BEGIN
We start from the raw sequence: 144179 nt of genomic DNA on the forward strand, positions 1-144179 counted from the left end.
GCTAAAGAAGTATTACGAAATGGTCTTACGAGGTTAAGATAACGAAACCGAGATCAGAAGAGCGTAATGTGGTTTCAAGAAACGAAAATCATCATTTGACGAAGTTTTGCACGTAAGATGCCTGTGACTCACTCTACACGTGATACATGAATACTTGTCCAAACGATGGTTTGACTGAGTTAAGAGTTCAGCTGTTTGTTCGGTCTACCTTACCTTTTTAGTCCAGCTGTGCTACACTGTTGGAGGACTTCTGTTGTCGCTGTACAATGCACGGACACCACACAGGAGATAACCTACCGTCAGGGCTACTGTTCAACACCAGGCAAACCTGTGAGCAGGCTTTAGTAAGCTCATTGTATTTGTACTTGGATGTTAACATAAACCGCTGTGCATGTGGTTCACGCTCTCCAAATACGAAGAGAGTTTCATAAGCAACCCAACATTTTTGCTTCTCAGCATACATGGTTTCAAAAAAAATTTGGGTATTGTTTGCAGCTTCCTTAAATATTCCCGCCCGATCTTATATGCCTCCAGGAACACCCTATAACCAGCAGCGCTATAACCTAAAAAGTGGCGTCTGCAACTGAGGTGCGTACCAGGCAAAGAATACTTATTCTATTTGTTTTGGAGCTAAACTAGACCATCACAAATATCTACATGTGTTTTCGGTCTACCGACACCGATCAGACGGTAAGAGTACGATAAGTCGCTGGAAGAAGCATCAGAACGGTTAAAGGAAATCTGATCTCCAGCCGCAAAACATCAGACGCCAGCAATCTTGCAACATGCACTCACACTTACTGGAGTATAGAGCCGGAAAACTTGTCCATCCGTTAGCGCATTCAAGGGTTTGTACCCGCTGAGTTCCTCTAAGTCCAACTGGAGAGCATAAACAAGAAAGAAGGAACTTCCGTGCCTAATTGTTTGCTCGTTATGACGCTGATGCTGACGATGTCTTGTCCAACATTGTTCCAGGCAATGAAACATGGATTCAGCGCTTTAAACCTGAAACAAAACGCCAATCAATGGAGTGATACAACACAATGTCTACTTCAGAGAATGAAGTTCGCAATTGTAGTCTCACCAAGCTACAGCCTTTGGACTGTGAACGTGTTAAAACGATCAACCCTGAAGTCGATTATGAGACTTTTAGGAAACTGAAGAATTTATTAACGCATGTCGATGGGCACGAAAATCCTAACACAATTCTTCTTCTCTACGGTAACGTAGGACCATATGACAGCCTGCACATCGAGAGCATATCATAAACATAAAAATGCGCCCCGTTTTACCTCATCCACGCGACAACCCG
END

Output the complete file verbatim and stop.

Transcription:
We start from the raw sequence: 144179 nt of genomic DNA on the forward strand, positions 1-144179 counted from the left end.
GCTAAAGAAGTATTACGAAATGGTCTTACGAGGTTAAGATAACGAAACCGAGATCAGAAGAGCGTAATGTGGTTTCAAGAAACGAAAATCATCATTTGACGAAGTTTTGCACGTAAGATGCCTGTGACTCACTCTACACGTGATACATGAATACTTGTCCAAACGATGGTTTGACTGAGTTAAGAGTTCAGCTGTTTGTTCGGTCTACCTTACCTTTTTAGTCCAGCTGTGCTACACTGTTGGAGGACTTCTGTTGTCGCTGTACAATGCACGGACACCACACAGGAGATAACCTACCGTCAGGGCTACTGTTCAACACCAGGCAAACCTGTGAGCAGGCTTTAGTAAGCTCATTGTATTTGTACTTGGATGTTAACATAAACCGCTGTGCATGTGGTTCACGCTCTCCAAATACGAAGAGAGTTTCATAAGCAACCCAACATTTTTGCTTCTCAGCATACATGGTTTCAAAAAAAATTTGGGTATTGTTTGCAGCTTCCTTAAATATTCCCGCCCGATCTTATATGCCTCCAGGAACACCCTATAACCAGCAGCGCTATAACCTAAAAAGTGGCGTCTGCAACTGAGGTGCGTACCAGGCAAAGAATACTTATTCTATTTGTTTTGGAGCTAAACTAGACCATCACAAATATCTACATGTGTTTTCGGTCTACCGACACCGATCAGACGGTAAGAGTACGATAAGTCGCTGGAAGAAGCATCAGAACGGTTAAAGGAAATCTGATCTCCAGCCGCAAAACATCAGACGCCAGCAATCTTGCAACATGCACTCACACTTACTGGAGTATAGAGCCGGAAAACTTGTCCATCCGTTAGCGCATTCAAGGGTTTGTACCCGCTGAGTTCCTCTAAGTCCAACTGGAGAGCATAAACAAGAAAGAAGGAACTTCCGTGCCTAATTGTTTGCTCGTTATGACGCTGATGCTGACGATGTCTTGTCCAACATTGTTCCAGGCAATGAAACATGGATTCAGCGCTTTAAACCTGAAACAAAACGCCAATCAATGGAGTGATACAACACAATGTCTACTTCAGAGAATGAAGTTCGCAATTGTAGTCTCACCAAGCTACAGCCTTTGGACTGTGAACGTGTTAAAACGATCAACCCTGAAGTCGATTATGAGACTTTTAGGAAACTGAAGAATTTATTAACGCATGTCGATGGGCACGAAAATCCTAACACAATTCTTCTTCTCTACGGTAACGTAGGACCATATGACAGCCTGCACATCGAGAGCATATCATAAACATAAAAATGCGCCCCGTTTTACCTCATCCACGCGACAACCCG